Nevertheless, as I illustrate here, (reverse) ateji is too much linguistic fun for writers to ignore.
Let's say you wanted to name your kid "Star Child." Sounds very hipster in English, but in Japanese it produces pretty ordinary pronunciations (with one exception). The suffix 子 ("child") is common in Japanese names for girls (sort of like all the girl names that end with /ly/).
/Shou/ and /Sei/ are on'yomi. /Hoshi/ is kun'yomi. "Tiara" is, of course, (reverse) ateji.
/Rou/ is on'yomi and /o/ is kun'yomi. The suffix 郎 (used similarly to 子 for girls) means "son" and 男 means "man."
Because the most common "spelling" of Seiko is 聖子 ("holy child"), which also just happens to be the name of the hugely famous singer Seiko Matsuda, you would have to explain to a person you just met that your name is instead spelled with the kanji for "star."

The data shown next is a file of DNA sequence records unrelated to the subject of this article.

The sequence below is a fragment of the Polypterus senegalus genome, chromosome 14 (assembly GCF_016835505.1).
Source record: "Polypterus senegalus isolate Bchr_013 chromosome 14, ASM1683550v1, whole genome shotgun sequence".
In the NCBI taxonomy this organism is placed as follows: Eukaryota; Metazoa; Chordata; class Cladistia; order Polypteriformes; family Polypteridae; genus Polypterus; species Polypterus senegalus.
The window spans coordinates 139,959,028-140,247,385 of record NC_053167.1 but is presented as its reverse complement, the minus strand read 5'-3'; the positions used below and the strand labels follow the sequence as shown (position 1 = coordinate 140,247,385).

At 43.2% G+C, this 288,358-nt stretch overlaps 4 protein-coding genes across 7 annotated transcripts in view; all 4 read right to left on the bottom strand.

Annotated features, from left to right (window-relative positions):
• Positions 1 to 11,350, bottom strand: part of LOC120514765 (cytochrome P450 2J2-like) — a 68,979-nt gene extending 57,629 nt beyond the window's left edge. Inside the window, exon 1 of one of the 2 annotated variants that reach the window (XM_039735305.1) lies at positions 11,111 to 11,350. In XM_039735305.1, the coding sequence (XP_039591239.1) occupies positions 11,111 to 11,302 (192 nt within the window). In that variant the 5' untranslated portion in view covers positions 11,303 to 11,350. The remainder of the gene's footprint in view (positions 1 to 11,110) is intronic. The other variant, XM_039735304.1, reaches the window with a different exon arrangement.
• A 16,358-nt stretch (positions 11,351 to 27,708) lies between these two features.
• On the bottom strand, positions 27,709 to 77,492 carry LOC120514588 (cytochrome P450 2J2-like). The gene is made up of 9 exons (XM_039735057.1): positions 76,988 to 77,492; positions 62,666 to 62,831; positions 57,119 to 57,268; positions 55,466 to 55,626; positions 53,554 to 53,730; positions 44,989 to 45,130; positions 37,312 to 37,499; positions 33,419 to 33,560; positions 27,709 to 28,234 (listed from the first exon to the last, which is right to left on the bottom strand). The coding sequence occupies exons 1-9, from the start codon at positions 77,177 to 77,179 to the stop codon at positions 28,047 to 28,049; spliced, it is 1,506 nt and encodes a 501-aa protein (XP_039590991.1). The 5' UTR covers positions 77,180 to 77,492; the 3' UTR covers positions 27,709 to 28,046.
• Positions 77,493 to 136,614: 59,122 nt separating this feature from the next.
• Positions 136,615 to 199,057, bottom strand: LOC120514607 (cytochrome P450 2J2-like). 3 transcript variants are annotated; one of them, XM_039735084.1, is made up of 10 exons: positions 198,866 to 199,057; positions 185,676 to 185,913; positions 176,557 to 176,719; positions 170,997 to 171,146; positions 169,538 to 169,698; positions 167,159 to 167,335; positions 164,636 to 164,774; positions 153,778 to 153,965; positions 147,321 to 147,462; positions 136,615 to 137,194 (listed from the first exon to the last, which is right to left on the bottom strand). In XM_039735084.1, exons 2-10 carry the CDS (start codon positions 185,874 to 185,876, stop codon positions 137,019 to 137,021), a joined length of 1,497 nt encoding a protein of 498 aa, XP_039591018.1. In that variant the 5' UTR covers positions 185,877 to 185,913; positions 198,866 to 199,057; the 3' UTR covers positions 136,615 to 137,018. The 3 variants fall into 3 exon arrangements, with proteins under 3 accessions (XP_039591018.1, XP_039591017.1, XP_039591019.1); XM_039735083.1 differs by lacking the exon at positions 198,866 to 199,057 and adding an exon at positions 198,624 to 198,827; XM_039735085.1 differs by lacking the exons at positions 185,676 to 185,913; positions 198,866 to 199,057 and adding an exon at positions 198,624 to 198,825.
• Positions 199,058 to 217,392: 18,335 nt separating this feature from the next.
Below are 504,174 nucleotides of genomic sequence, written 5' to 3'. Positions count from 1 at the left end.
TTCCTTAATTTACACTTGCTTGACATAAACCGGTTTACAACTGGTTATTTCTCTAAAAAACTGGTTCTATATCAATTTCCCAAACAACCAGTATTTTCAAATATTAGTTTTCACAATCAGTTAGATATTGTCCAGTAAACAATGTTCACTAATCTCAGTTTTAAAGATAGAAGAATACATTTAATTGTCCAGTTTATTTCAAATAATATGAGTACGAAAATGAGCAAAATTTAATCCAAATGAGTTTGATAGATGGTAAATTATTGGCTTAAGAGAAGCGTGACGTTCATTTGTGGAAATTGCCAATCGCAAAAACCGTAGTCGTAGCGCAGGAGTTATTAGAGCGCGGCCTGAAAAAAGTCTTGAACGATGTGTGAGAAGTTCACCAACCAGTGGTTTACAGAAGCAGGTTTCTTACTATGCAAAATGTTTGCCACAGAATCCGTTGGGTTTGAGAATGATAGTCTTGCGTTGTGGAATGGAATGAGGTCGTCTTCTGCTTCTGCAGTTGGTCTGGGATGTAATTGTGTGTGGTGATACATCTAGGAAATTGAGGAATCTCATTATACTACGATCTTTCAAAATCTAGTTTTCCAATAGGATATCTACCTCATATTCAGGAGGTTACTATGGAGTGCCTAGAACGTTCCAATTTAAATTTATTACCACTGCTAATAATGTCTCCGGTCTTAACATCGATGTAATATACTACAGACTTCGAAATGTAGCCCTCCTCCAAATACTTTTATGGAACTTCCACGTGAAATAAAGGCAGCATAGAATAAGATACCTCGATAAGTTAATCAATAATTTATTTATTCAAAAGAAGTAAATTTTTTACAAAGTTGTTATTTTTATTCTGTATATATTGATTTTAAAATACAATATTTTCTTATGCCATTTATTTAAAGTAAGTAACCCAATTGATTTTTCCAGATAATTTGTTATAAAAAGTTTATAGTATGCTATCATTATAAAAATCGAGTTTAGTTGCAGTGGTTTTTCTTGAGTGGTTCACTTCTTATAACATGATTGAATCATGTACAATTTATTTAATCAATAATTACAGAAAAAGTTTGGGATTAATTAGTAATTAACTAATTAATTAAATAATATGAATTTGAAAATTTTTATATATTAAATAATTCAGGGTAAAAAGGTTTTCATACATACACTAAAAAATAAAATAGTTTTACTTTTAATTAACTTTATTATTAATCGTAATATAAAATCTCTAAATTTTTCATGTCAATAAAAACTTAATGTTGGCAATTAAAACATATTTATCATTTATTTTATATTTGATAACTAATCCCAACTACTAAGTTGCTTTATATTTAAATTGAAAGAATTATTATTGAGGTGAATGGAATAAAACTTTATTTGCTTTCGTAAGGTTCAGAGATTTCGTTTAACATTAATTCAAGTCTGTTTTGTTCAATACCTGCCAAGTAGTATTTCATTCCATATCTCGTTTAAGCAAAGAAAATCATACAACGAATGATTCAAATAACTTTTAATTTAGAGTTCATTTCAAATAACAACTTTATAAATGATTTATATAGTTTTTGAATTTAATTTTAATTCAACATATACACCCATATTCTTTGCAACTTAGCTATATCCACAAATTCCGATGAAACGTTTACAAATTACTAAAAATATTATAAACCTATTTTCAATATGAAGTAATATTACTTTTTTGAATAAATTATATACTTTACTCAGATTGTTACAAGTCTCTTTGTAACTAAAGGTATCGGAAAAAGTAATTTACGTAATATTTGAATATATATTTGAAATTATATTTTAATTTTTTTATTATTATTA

And, yes, sans a business card, Japanese provide these sorts of explanations all the time when introducing themselves, and/or write the kanji in the air or on the palm of the hand.
August 18, 2016
I rarely need a printer or scanner these days, but when I do, I really do. And it's hard to fret about a 28 dollar investment in a Canon MG2520 when I'd just spent almost that much at the FedEx copy center printing out a bunch of stuff that I suddenly needed yesterday.
I ordered it from Walmart online and picked it up a week later. The out-of-box instructions were actually readable (or lookable, as they contained little text) and fairly useful.
The telescoping paper tray slides neatly out of the way. But I wouldn't trust it with more than a dozen sheets. My old HP could hold at least a quarter of a ream. Then again, I don't play on printing more than a few dozen sheets a year.